Do we kill people based on inaccurate IQ tests?

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Capital offenders cannot be executed if they are mentally retarded. Therefore, the IQ scores of offenders are important, and the U.S. 4th Circuit Court of Appeals has held that the Flynn effect is relevant to interpreting their IQ scores. The Flynn effect (IQ gains over time) means that different IQ tests will give different scores purely as a result of when the tests were normed. Because execution must not be a random result of what test defendants take, a formula is provided to convert IQ scores to a common metric: the norms current at the time the test was taken. The formula also includes a correction based on evidence that the Wechsler Adult Intelligence Scale-Third Edition inflates IQs because of sampling error. Given the inevitability that opposing experts will offer conflicting diagnoses, IQ scores merit special attention in capital cases.

Source: “Tethering the elephant: Capital cases, IQ, and the Flynn effect.” from Psychology, Public Policy, and Law, Vol 12(2), May 2006, 170-189.

What’s the Flynn effect?

The Flynn effect is the substantial increase in average scores on intelligence tests all over the world. When IQ tests are initially standardized using a standardization sample the average result is set to 100. By convention, the standard deviation of the results is set to 15 points. When IQ tests are revised they are again standardized using a new standardization sample and the average result set to 100. However, if the new sample is tested using older tests in almost every case they score substantially above 100.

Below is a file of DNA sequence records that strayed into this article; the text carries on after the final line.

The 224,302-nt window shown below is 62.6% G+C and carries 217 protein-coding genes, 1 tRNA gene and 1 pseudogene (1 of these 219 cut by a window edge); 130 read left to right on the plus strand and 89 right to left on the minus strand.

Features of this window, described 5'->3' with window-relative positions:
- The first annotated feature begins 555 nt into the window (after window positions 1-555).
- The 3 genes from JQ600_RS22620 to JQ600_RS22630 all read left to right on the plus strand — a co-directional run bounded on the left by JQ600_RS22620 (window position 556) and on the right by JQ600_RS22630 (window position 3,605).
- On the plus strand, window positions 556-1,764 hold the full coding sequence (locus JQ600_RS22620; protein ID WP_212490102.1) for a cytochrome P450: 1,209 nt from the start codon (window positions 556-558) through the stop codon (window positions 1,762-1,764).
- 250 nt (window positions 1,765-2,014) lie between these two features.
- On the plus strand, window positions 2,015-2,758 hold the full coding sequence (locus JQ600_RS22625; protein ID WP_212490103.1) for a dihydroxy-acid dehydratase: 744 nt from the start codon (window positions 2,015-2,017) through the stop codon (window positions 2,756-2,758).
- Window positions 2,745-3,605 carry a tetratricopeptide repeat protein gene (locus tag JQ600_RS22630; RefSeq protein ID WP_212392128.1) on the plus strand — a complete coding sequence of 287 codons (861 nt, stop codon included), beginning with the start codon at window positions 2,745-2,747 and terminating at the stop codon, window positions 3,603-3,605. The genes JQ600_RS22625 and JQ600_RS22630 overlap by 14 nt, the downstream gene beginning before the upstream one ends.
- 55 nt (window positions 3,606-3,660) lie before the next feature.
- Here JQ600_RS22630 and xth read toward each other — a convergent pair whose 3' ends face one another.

So you just “renorm” the tests and everything should be jake, right? Wrong:

Besides educational and financial issues, the Flynn effect and the renormed IQ tests can also have important legal implications. Nowhere are the consequences of IQ score fluctuations due to the Flynn effect more critical, say the authors, than in the determination of whether a death row inmate can be considered mentally retarded. “Our results imply that the year that a capital murder defendant was tested can determine whether she or he is sentenced to die as opposed to life imprisonment. This raises concerns regarding inmates on death row who tested above the 70-75 IQ cutoff on a test that was near the end of its norming cycle – when scores are highly inflated as well as an inmate who tested in the mental retardation range during the earliest years of a new norm – when the test is hardest,” according to the researchers.


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